NATO takes over Libya ops from coalition forces
The 28-member North Atlantic Treaty Organisation has announced to take over all the international operations in Libya, including military operations to enforce no-fly-zone, enforcement of arms embargo and the civilian protections.
"NATO allies have decided to take on the whole military operation in Libya under the United Nations Security Council Resolution. Our goal is to protect civilians and civilian-populated areas under threat of attack from the Gaddafi regime. NATO will implement all aspects of the UN Resolution. Nothing more, nothing less," said NATO Secretary General Anders Fogh Rasmussen.
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Image: A French Mirage 2000 fighter jet refuels with an airborne Boeing C135 refuelling tanker aircraft. France continues it military air sorties over Libya with NATO indicating the no fly zone operation could last three months
Photographs: Jean-Paul Pelissier/Reuters
'Our goal is to protect the people of Libya'
Terming it as a very significant step which proves NATO's capability to take decisive action, Rasmussen said the alliance has put together a complete package of operations in support of the United Nations Resolution by sea and by air.
"We are already enforcing the arms embargo and the no fly zone, and with today's decision we are going beyond. We will be acting in close coordination with our international and regional partners to protect the people of Libya. We have directed NATO's top operational commander to begin executing this operation with immediate effect," he said on Sunday in a statement in Brussels, the NATO headquarters.
Image: Libyans gather to receive food bring distributed by a local resident in Ajdabiyah on Sunday
Photographs: Suhaib Salem/Reuters
'From this moment, NATO will be in command'
With this US President Barack Obama has accomplished his earlier announcement that the United States would hand over its operations on Libya within days, a senior administration official told mediapersons in Washington, DC
"From this moment on forward, NATO will be in command not only of the no-fly zone, not only of enforcing the arms embargo, but now also of the civilian protection mission," the official said.
Image: Aircrafts are seen on the deck of France's flagship Charles de Gaulle aircraft carrier in the Mediterranean. The Charles de Gaulle ran 47 air sorties against targets in Libya as France participates in the NATO no-fly zone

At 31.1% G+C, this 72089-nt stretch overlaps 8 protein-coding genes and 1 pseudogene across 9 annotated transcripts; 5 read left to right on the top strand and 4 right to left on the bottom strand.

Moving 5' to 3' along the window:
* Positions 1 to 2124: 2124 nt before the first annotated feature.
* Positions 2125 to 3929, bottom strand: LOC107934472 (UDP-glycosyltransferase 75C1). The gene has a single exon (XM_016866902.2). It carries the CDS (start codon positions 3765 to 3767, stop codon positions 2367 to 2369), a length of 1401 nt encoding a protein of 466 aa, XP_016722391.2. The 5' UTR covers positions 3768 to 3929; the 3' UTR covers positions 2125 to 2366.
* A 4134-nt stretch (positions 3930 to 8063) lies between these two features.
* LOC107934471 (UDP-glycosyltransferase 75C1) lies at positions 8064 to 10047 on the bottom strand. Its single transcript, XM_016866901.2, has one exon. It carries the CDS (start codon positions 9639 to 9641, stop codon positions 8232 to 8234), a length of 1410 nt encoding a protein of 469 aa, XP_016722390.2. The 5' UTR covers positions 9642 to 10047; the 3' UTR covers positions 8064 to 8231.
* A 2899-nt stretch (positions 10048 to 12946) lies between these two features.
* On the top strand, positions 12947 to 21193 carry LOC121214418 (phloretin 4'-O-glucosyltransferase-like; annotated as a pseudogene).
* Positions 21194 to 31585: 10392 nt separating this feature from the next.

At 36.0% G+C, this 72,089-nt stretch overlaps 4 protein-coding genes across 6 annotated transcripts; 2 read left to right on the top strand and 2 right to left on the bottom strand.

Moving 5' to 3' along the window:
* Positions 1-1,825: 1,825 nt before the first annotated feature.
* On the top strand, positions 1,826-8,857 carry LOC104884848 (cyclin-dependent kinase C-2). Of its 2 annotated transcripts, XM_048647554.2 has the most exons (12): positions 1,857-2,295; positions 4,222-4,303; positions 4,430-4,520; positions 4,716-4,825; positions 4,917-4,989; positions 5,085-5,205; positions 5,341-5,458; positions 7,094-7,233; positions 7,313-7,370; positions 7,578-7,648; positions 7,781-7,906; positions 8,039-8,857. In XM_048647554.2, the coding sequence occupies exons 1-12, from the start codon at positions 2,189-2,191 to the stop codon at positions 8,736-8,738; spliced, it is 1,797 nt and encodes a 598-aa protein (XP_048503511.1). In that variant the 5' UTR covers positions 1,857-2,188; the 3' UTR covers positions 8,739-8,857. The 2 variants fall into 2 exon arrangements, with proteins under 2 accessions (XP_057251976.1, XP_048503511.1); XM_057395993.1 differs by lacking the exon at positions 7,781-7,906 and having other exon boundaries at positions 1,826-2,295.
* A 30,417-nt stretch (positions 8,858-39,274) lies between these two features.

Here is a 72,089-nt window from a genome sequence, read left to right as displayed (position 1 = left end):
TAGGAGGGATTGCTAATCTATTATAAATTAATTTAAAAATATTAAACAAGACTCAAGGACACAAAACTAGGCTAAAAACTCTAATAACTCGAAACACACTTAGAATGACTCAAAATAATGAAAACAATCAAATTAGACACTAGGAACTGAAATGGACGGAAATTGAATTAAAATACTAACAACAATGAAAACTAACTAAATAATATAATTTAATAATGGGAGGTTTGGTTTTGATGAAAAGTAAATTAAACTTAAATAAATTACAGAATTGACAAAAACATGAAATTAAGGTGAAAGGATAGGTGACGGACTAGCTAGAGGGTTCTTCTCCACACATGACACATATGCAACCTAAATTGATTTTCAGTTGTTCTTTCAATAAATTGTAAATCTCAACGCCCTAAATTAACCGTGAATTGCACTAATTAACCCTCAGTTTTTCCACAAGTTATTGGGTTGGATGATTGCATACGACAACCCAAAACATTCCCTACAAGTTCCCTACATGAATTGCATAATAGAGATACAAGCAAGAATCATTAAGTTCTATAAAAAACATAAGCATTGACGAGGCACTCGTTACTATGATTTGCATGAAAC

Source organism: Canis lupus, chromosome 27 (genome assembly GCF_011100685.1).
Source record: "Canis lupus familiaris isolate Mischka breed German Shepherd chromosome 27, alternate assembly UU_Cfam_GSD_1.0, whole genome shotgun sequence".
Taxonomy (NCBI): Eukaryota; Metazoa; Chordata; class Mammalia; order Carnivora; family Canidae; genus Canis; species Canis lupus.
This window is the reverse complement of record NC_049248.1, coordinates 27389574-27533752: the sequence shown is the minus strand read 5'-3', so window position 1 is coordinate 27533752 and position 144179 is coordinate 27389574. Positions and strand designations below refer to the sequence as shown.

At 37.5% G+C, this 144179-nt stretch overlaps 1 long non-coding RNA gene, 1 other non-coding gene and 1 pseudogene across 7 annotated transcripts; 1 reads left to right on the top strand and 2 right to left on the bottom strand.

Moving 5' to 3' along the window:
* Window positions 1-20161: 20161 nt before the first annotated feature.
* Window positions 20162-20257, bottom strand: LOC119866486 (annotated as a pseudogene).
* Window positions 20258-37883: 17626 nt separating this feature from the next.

Photographs: Benoit Tessier/Reuters
'We did what President Obama wanted'
"We did what the President wanted. We were going to take the lead in the initial period, providing our unique capabilities to shape the battlefield, but then within days, we would hand over control of that operation to others," he said.
"That's what we accomplished today in NATO with all 28 allies now agreeing that not only the no-fly zone, not only the arms embargo, but also the civilian protection mission would come under NATO under NATO command, under NATO control, and on NATO political guidance," he said.
Image: Italian ground crew work on a Tornado jet fighter plane. NATO ambassadors approved an operations plan for the alliance to help enforce a UN arms embargo on Libya on Sunday, a NATO statement said
Photographs: Alessandro Bianchi/Reuters
NATO amends the existing no-fly zone plan
At its meeting in Brussels, NATO changed and amended the existing no-fly zone plan to include the mission for civilian protection. Supreme Allied Commander Europe General Admiral Jim Stavridis is in-charge and as he is of all NATO operations.
And the joint task force commander is a three-star general from Canada, General Charles Bouchard. He is in-charge of all aspects of the NATO operation, including the arms embargo.
Image: Refugees who fled the unrest in Libya carry their bags to a refugee camp near the Libyan and Tunisian border crossing of Ras Jdir
'Attackers subjected to NATO action like coalition forces'
The US official said the mandate is to protect civilian and civilian-populated areas from attack.
"Any forces that are attacking or threatening to attack civilians will be subject to targeting by NATO in exactly the same way they're subject to targeting by the coalition today, or up to this point," he said.
Image: The pilot of a Rafale fighter jet returns from a mission on the flight deck of France's flagship Charles de Gaulle aircraft carrier. The Charles de Gaulle continued to run sorties against targets in Libya as France participates in the NATO no-fly zone
Photographs: Benoit Tessier/Reuters